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Characterization of Lactobacillus plantarum as a Potential Probiotic In vitro and Use of a Dairy Product (Yogurt) as Food Carrier

Jawad Kadhim Isa, Seyed Hadi Razavi





Background and Objective: The current study was undertaken to check in vitro different characteristics of Lactobacillus plantarum as potential probiotic. These characteristics include viability of probiotic and pH during cold storage, tolerance to acid and bile, and antibiotic resistance.
Material and Methods: Samples of yogurt were stored at 4°C and analyzed in time 0, 1, 3, 7, 10 and 14 days of storage. In these periods, probiotic and starter cultures were enumerated and the pH parameter was analyzed.
Results and Conclusion: A gradual decline in pH was noticed throughout the storage. Counting of starter cultures decreased by 0.42 log cycle, and the probiotic's viability decreased by 0.68 log cycle at the end of storage, whereas the probiotic's viability in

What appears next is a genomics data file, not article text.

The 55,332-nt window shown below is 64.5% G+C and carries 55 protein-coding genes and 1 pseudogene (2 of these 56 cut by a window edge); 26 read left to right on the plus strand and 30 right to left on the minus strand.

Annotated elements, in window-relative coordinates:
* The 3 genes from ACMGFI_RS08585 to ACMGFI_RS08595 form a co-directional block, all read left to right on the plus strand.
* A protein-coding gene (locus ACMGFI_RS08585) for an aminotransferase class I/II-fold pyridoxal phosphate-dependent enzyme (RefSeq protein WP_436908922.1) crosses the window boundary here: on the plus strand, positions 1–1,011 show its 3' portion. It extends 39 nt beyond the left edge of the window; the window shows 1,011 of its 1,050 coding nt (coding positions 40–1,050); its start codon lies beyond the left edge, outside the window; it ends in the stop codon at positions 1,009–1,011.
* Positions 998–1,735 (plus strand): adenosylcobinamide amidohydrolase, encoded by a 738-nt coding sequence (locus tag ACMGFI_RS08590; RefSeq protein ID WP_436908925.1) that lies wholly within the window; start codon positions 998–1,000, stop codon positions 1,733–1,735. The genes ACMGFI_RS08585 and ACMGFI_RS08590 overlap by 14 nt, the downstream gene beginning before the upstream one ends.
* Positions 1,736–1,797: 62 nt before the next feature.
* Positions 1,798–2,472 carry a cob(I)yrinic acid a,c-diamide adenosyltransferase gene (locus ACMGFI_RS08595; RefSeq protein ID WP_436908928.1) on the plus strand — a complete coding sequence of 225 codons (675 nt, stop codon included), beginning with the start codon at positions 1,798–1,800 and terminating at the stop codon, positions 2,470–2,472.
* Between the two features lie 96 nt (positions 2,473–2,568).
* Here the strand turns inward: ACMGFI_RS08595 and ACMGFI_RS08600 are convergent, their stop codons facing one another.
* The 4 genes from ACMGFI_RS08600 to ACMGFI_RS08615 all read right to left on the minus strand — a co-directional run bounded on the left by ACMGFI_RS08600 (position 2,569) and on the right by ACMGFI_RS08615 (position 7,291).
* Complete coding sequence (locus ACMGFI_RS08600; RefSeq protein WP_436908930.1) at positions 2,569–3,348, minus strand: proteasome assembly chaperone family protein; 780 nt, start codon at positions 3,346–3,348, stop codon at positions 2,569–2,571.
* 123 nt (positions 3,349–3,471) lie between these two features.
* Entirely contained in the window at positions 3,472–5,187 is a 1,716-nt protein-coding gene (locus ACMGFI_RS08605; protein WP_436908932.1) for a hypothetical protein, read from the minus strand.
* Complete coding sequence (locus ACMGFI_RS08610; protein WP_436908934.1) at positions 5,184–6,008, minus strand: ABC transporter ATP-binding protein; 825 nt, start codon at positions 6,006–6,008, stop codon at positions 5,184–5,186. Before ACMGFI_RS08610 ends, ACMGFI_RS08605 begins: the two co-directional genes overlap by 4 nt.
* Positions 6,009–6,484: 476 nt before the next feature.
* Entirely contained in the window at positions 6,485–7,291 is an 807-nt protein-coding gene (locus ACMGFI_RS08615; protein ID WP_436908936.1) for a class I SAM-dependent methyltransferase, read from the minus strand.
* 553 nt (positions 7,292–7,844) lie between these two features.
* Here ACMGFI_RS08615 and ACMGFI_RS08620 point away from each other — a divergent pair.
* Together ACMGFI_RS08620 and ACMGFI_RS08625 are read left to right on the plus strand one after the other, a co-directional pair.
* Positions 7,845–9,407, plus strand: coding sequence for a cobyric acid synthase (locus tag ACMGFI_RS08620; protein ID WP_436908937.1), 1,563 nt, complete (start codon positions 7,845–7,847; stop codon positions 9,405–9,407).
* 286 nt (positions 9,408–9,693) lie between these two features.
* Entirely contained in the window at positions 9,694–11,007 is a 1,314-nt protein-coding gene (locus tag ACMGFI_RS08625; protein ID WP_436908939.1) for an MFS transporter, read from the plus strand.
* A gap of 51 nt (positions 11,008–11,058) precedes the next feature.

the samples subjected to re-pasteurization decreased by 0.30, 0.22 log cycles in the selective and reference media, respectively. The average viable cell counts of Lactobacillus plantarum decreased by 0.76, and 0.28 log cycles after incubation period (3 h) at 37ºC in the simulated gastric juice (pH 2.0 and 3.0), respectively. Generally, probiotic can maintain its viability by 76.672% in (1.0% w v -1) bile. Lactobacillus plantarum was resistant to gentamicin, streptomycin, and vancomycin but susceptible to chloramphenicol, and tetracycline. Depended on these characteristics, Lactobacillus plantarum showed probiotic potential.
Conflict of interest: The authors declare no conflict of interest.


Cold storage ▪Lactobacillus plantarum ▪Probiotic ▪Viability ▪yogurt


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DOI: https://doi.org/10.22037/afb.v4i1.13738


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